Direct Income – when I started making money from my blogs it was through ‘direct’ income streams. I put AdSense ads on my blog and promoted some products on Amazon as an affiliate and the more readers I had the more income began to trickle in (it really was a trickle at first). In time as my traffic grew this income grew and I was also able to experiment with other direct forms of income such as selling advertising directly to advertisers.
Find something that other people are interested in, too. If you choose to write about Himalayan basket weaving for men, you probably won’t have many readers, and you’ll have a hard time earning any income. Try to find something that combines your interests with things other people also care about. For my main blog, I write about money advice. I’m a personal finance nerd but, fortunately, there are people online looking for that type of information, too.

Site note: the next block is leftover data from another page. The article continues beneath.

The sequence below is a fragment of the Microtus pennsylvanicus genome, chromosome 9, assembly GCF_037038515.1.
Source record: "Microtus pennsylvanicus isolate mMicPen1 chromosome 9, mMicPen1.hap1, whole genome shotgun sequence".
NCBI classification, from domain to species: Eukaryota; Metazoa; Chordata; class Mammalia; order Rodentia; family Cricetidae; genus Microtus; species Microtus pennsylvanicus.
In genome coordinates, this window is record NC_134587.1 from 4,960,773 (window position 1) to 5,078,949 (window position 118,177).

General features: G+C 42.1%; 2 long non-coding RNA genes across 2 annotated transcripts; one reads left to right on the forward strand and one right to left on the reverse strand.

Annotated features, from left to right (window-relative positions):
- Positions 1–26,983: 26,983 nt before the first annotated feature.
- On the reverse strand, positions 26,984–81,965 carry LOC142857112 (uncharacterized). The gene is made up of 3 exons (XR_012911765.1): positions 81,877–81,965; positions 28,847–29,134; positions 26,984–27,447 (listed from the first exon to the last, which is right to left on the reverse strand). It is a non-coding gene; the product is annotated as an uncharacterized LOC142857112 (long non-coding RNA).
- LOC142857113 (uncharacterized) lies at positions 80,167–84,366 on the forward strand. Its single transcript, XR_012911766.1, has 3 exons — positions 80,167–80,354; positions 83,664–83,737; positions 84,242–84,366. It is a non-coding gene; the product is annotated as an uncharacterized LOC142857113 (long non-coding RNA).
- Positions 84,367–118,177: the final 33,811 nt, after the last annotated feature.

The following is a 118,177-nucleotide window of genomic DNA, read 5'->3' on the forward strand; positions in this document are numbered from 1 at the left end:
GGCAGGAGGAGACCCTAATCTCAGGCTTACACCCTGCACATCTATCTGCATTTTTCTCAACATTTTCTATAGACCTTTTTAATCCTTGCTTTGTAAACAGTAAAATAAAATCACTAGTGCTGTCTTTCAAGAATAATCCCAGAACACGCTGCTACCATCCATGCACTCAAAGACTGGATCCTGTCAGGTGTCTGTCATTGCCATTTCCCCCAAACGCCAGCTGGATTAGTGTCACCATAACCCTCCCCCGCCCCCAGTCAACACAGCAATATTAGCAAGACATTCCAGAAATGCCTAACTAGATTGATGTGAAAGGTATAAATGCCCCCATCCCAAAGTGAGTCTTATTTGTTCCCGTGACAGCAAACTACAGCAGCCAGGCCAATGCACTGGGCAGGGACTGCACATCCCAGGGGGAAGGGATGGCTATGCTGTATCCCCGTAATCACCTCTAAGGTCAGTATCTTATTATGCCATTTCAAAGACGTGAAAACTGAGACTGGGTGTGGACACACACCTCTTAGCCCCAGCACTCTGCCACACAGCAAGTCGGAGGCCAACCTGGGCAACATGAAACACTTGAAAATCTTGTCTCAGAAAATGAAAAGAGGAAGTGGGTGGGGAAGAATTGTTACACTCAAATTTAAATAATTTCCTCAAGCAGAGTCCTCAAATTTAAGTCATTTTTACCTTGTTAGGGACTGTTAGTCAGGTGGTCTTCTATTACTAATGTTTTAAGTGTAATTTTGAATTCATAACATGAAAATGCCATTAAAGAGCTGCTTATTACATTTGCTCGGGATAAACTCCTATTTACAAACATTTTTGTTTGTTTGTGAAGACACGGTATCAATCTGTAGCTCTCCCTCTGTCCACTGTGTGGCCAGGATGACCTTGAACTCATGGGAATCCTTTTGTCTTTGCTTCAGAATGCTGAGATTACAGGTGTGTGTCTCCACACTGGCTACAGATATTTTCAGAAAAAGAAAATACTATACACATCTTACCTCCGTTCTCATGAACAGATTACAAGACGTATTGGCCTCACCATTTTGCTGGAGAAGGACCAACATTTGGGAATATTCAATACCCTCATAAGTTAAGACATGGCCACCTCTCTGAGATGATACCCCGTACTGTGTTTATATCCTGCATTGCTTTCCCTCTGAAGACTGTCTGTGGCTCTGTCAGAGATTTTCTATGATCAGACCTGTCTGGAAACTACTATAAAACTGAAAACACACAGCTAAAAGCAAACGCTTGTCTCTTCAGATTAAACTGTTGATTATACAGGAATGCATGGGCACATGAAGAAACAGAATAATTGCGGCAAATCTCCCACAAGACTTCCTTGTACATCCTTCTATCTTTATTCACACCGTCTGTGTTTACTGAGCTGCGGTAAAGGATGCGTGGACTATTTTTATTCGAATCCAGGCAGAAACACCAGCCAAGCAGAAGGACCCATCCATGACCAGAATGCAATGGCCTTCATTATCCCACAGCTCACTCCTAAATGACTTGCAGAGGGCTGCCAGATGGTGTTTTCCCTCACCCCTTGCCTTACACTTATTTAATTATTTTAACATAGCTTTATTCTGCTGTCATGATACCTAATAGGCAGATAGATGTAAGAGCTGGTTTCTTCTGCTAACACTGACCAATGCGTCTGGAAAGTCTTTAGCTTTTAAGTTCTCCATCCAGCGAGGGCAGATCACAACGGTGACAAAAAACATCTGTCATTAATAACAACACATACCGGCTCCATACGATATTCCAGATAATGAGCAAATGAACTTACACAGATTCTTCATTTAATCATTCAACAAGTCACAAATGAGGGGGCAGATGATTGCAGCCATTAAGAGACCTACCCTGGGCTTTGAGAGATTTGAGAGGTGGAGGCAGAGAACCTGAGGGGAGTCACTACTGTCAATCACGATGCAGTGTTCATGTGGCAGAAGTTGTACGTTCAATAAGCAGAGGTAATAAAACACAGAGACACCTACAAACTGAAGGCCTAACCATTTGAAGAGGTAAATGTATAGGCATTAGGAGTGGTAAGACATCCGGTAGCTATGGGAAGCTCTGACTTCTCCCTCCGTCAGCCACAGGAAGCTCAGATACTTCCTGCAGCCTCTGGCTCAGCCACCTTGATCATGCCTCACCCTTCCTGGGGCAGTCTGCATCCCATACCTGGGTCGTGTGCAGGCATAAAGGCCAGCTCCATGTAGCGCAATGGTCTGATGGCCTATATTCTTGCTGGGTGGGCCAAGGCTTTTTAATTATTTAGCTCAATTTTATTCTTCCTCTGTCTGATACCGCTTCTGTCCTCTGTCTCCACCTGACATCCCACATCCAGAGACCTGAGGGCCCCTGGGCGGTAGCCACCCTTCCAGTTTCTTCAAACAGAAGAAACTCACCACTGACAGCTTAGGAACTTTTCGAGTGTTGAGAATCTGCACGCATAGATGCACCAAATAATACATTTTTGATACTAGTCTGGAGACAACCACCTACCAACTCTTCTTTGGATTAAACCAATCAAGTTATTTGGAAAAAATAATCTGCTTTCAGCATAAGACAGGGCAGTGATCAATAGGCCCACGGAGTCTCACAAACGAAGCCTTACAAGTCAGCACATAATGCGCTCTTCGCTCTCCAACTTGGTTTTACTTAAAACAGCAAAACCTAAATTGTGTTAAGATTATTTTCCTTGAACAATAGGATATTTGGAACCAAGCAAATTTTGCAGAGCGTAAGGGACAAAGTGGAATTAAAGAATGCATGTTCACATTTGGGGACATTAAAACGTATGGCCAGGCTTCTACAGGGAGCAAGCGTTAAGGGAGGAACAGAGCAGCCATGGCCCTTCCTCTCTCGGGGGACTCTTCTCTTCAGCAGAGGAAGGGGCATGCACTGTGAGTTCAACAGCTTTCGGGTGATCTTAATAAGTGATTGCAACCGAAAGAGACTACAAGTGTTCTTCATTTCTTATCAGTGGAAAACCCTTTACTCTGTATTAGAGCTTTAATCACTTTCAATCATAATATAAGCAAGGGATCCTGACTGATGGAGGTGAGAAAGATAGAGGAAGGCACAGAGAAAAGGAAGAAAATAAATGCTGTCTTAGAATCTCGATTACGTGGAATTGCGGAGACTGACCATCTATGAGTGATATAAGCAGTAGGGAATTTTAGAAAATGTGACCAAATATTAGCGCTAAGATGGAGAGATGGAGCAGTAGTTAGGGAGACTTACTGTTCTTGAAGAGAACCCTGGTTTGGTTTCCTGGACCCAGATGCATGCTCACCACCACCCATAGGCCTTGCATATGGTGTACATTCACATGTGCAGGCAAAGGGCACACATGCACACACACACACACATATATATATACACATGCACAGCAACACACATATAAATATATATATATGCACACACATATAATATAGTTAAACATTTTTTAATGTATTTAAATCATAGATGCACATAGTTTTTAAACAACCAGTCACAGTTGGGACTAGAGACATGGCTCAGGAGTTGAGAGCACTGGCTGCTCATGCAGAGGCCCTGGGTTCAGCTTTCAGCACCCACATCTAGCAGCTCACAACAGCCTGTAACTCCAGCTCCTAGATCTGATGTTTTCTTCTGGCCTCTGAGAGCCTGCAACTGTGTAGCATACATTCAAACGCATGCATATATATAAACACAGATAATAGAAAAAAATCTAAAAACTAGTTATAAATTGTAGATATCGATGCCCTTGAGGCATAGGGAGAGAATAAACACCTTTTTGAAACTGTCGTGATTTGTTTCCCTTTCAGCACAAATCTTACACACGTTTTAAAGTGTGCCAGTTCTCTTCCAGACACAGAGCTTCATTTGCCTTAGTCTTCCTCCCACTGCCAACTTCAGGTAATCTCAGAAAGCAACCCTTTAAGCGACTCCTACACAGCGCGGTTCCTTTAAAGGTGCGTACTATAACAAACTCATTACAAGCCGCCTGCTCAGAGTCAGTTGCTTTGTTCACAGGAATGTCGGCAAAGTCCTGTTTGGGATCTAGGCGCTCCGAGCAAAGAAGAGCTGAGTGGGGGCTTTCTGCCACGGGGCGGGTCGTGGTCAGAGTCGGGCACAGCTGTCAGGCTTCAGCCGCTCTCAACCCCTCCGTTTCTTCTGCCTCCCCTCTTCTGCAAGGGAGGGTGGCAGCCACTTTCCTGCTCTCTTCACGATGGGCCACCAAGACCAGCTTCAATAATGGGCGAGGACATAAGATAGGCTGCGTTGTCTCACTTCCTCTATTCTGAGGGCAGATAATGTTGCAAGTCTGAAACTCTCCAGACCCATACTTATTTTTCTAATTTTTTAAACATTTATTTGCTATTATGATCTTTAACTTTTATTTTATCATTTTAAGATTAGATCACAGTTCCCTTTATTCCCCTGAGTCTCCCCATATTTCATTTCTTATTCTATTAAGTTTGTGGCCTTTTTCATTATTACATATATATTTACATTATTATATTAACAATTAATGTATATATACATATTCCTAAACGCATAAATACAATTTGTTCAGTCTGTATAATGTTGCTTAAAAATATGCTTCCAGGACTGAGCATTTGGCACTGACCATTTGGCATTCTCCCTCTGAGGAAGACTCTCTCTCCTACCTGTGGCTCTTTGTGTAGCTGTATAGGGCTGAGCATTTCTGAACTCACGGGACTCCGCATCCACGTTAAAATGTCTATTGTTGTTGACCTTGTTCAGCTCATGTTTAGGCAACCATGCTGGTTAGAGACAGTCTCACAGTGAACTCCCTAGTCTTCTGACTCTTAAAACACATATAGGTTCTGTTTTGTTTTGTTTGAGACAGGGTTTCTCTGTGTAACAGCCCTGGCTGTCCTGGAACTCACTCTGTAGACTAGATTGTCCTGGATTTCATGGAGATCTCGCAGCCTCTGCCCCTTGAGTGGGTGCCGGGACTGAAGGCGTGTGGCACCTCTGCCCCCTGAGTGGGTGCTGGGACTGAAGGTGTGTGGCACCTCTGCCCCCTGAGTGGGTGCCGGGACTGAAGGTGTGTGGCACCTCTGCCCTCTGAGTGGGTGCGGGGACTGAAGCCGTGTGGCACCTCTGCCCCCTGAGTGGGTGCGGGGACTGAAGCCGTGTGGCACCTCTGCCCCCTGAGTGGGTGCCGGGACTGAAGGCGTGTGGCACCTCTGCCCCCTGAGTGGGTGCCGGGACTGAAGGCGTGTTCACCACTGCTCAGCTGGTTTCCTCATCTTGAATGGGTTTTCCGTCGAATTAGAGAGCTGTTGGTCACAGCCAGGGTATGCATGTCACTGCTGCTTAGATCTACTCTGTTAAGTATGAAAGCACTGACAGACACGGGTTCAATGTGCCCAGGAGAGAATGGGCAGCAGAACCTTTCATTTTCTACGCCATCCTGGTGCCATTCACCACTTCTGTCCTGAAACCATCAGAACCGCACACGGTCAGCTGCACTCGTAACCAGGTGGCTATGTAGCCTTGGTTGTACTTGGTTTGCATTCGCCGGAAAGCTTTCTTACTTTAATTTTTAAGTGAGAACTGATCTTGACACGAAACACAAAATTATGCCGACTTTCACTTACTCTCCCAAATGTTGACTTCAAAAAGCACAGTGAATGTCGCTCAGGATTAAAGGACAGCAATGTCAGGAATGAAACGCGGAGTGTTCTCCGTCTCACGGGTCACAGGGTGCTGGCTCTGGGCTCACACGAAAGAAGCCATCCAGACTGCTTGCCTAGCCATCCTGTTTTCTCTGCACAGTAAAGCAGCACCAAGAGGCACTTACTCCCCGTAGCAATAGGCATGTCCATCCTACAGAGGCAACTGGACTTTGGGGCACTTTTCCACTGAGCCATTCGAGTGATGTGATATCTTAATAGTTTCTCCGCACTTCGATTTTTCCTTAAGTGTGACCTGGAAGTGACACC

This one ties into the last point. The user experience of any digital space, whether it's your website or an app, can make or break that space's success. In short, visitors won't stick around if your site's user experience is poor. Furthermore, if you don't know who your audience is and what they want, you can't know for sure if your blog's user experience is optimized for them.
When you start a blog to make money you often forget that it will require patience – but if you’ve been at this a few months and still aren’t seeing any income, you may be making one of these very basic mistakes. Lesson 13 will go over identifying your problem areas and provide some solutions to help you conquer these issues and start making money with your blog!